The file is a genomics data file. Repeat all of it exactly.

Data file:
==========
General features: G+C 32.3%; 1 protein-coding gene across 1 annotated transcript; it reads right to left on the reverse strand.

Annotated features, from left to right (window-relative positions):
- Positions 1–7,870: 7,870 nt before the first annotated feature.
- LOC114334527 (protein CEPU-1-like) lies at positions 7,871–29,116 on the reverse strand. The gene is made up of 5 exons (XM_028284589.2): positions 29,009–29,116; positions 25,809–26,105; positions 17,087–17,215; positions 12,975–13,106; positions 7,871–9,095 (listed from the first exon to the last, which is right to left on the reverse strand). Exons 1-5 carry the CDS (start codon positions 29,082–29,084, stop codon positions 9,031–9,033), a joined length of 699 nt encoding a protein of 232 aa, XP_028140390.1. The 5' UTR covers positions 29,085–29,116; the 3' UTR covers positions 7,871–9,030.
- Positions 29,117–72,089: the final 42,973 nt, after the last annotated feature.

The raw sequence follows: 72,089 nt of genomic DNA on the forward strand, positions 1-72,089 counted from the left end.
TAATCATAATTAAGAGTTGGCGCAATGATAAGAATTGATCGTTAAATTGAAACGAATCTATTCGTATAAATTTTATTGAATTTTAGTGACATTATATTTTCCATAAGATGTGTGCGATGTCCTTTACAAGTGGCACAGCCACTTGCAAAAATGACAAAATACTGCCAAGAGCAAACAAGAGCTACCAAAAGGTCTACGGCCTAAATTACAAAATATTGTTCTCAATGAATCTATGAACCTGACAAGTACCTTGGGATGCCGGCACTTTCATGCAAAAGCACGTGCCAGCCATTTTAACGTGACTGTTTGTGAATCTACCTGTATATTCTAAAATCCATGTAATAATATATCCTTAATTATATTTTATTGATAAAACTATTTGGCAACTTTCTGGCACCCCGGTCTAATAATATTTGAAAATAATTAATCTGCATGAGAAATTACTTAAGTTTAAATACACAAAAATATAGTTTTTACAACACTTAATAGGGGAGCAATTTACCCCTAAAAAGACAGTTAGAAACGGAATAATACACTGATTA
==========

General features: G+C 32.3%; 1 protein-coding gene across 1 annotated transcript; it reads right to left on the reverse strand.

Annotated features, from left to right (window-relative positions):
- Positions 1–7,870: 7,870 nt before the first annotated feature.
- LOC114334527 (protein CEPU-1-like) lies at positions 7,871–29,116 on the reverse strand. The gene is made up of 5 exons (XM_028284589.2): positions 29,009–29,116; positions 25,809–26,105; positions 17,087–17,215; positions 12,975–13,106; positions 7,871–9,095 (listed from the first exon to the last, which is right to left on the reverse strand). Exons 1-5 carry the CDS (start codon positions 29,082–29,084, stop codon positions 9,031–9,033), a joined length of 699 nt encoding a protein of 232 aa, XP_028140390.1. The 5' UTR covers positions 29,085–29,116; the 3' UTR covers positions 7,871–9,030.
- Positions 29,117–72,089: the final 42,973 nt, after the last annotated feature.

The raw sequence follows: 72,089 nt of genomic DNA on the forward strand, positions 1-72,089 counted from the left end.
TAATCATAATTAAGAGTTGGCGCAATGATAAGAATTGATCGTTAAATTGAAACGAATCTATTCGTATAAATTTTATTGAATTTTAGTGACATTATATTTTCCATAAGATGTGTGCGATGTCCTTTACAAGTGGCACAGCCACTTGCAAAAATGACAAAATACTGCCAAGAGCAAACAAGAGCTACCAAAAGGTCTACGGCCTAAATTACAAAATATTGTTCTCAATGAATCTATGAACCTGACAAGTACCTTGGGATGCCGGCACTTTCATGCAAAAGCACGTGCCAGCCATTTTAACGTGACTGTTTGTGAATCTACCTGTATATTCTAAAATCCATGTAATAATATATCCTTAATTATATTTTATTGATAAAACTATTTGGCAACTTTCTGGCACCCCGGTCTAATAATATTTGAAAATAATTAATCTGCATGAGAAATTACTTAAGTTTAAATACACAAAAATATAGTTTTTACAACACTTAATAGGGGAGCAATTTACCCCTAAAAAGACAGTTAGAAACGGAATAATACACTGATTA